that the songs The Clash wrote four decades ago to document a previous, pivotal
moment of geopolitical transformation have a remarkable resonance in our own
current moment of prolonged global turbulence. Written in a style that is both
scholarly and accessible, Working for the clampdown offers compelling and
original takes on one of the most influential and incendiary acts ever to grace
This book focuses on the idea of the nation in Conservative Party politics. It represents an attempt to make sense of the way in which flows of sympathy from the past help to shape the changing patterns of Conservatism in the present; it does so by examining one of the party's preoccupations: its claim to be the 'national party'. The first three chapters are concerned mainly with flows of sympathy within Conservatism, the currents of which can still be traced today. The character (or political culture) of the Conservative Party is explored and the significance of the nation in its self-understanding is discussed. The book considers the interconnection of party and patriotism by revisiting one of the key texts for a previous generation, Andrew Gamble's The Conservative Nation. Andrew Gamble believed that Conservative leaders have always been uneasily aware of the fragility of the political raft upon they sail on democratic waters. The book assesses the changing influence on party competition of class and nation, especially how this influences the Conservative Party's electoral identity. It also reflects the impact on the Conservative nation of the British, English and European Questions. A postscript considers the impact of the 2017 general election and makes some final reflections on the party.
This chapter considers the ways in which British/English films about the Second World War, especially those focused on the home front, have deployed the landscape imagery as an iconographic element of a discourse invariably bound up with issues of national identity. The Lion Has Wings, In Which We Serve, Millions Like Us, A Canterbury Tale, The Demi-Paradise, Went the Day Well? and The Gentle Sex, all contain rural images – countryside, landscapes, villages, cottages. Such images sometimes feature as intermittent and peripheral sequences in films largely set in urban or other contexts as in Millions Like Us and The Gentle Sex; in contrast, however, pastoral imagery is central to films such as A Canterbury Tale and Went the Day Well? This chapter identifies instances of landscape imagery in films dealing with the wartime home front experience and relate them to the broad cultural significance of rural life to the British/English sensibility. The perception of the countryside altered during the war due to ‘the transformation of agriculture’ and ‘the evacuation of city children and mothers’ (David Matless) and one would expect some reflection on this in the cinema as well as in other cultural forms (posters, paintings, photographs).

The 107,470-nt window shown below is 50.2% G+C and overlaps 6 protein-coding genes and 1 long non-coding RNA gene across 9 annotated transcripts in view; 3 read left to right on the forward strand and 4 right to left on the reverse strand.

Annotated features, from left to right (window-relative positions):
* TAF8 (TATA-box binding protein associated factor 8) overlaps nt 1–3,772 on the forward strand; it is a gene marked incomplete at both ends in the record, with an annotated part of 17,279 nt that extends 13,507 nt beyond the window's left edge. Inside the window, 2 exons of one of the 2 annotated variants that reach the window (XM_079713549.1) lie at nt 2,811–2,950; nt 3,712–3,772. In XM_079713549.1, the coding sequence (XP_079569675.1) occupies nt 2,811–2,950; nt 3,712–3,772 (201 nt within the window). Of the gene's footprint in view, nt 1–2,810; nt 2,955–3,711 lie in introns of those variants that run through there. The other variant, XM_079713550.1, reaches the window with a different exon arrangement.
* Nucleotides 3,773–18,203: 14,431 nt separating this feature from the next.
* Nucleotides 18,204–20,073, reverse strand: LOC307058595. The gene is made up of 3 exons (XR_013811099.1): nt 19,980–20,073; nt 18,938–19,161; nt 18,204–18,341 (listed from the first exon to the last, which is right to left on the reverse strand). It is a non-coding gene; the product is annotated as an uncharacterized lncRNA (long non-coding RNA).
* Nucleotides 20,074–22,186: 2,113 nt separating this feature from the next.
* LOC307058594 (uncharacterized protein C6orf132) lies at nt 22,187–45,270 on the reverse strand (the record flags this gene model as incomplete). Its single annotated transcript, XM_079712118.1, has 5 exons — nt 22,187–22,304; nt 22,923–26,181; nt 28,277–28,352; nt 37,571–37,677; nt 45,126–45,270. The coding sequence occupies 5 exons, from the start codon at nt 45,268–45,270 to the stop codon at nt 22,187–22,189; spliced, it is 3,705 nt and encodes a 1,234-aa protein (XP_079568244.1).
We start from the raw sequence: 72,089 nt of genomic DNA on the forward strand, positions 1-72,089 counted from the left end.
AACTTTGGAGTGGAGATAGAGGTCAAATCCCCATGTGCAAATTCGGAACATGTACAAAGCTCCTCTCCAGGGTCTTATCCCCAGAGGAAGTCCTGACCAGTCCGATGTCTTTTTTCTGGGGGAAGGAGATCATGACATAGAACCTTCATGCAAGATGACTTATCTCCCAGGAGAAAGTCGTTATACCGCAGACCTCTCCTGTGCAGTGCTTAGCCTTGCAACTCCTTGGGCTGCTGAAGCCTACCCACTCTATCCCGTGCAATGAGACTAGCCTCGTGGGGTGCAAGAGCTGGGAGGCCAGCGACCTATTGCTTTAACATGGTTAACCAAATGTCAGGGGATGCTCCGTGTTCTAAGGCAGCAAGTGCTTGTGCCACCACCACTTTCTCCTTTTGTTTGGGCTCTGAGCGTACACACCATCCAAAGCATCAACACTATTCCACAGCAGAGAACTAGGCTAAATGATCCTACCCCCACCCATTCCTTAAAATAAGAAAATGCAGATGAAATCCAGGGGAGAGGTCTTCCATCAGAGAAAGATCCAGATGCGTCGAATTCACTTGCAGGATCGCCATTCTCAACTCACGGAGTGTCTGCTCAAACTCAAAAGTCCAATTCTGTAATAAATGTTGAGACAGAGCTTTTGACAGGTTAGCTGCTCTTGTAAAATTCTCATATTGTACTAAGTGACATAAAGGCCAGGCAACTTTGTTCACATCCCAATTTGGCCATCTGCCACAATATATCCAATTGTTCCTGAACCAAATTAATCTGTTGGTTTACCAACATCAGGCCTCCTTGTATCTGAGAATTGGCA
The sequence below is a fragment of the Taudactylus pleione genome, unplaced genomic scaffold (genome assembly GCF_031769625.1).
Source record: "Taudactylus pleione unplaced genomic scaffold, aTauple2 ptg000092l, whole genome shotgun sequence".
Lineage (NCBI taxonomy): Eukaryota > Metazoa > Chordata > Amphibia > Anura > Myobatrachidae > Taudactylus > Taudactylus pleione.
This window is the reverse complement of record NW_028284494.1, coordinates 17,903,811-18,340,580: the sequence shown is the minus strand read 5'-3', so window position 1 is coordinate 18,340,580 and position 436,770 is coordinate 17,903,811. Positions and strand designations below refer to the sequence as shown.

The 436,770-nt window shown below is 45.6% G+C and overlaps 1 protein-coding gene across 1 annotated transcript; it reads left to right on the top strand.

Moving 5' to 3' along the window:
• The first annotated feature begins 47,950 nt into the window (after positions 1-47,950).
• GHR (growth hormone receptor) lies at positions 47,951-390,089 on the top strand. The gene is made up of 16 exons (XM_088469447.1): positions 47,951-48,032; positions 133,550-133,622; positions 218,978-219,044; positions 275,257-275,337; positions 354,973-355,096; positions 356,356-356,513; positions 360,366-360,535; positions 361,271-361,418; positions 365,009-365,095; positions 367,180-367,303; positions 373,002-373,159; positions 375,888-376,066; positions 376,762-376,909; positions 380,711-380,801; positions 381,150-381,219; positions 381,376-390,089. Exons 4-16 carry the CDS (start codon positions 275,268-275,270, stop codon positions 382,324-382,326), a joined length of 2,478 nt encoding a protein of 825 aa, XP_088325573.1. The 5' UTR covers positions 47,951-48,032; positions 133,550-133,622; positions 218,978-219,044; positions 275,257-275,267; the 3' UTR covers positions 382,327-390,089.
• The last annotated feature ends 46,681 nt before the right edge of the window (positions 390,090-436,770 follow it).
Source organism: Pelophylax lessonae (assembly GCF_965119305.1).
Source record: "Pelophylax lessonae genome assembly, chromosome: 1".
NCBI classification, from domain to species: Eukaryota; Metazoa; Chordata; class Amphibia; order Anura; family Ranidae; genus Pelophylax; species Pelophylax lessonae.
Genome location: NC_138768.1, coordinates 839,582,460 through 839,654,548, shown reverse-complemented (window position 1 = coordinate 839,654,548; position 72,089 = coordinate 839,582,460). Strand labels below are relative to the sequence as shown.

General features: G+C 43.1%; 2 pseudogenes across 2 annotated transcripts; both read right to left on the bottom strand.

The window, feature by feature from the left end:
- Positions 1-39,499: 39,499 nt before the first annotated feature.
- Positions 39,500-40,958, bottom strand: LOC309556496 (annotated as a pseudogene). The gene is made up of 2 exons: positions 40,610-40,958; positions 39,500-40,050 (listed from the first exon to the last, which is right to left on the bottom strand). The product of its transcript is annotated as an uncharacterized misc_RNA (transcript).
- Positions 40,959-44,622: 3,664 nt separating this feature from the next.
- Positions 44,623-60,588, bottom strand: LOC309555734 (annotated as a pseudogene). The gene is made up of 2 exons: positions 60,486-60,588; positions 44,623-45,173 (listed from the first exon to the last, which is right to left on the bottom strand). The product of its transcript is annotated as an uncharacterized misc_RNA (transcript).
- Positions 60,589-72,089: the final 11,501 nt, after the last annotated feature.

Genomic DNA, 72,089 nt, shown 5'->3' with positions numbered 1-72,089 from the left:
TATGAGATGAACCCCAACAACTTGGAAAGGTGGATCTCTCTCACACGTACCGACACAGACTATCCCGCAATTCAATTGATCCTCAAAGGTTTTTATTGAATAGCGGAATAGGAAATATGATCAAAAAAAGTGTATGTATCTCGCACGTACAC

for the past. That is, the desire for an idea of a colonial and industrial past based in British (English) sovereignty. The desire to define borders, identity and laws. An image of the past projected onto a supersessionary fantasy of the future.
All sides of the debate figure Brexit as a moment of change, although they disagree on whether the outcomes of that change will be beneficial or damaging.
What does it feel like?
It feels like being the sheep in Gyll’s manger, wondering how I got from my windy, predictable Yorkshire hillside to this. I worry how many
In 1960–62, a large number of white autochthonous parents in Southall became very concerned that the sudden influx of largely non-Anglophone Indian immigrant children in local schools would hold back their children’s education. It was primarily to placate such fears that ‘dispersal’ (or ‘bussing’) was introduced in areas such as Southall and Bradford, as well as to promote the integration of mostly Asian children. It consisted in sending busloads of immigrant children to predominantly white suburban schools, in an effort to ‘spread the burden’. This form of social engineering went on until the early 1980s. This book, by mobilising local and national archival material as well as interviews with formerly bussed pupils in the 1960s and 1970s, reveals the extent to which dispersal was a flawed policy, mostly because thousands of Asian pupils were faced with racist bullying on the playgrounds of Ealing, Bradford, etc. It also investigates the debate around dispersal and the integration of immigrant children, e.g. by analysing the way some Local Education Authorities (Birmingham, London) refused to introduce bussing. It studies the various forms that dispersal took in the dozen or so LEAs where it operated. Finally, it studies local mobilisations against dispersal by ethnic associations and individuals. It provides an analysis of debates around ‘ghetto schools’, ‘integration’, ‘separation’, ‘segregation’ where quite often the US serves as a cognitive map to make sense of the English situation.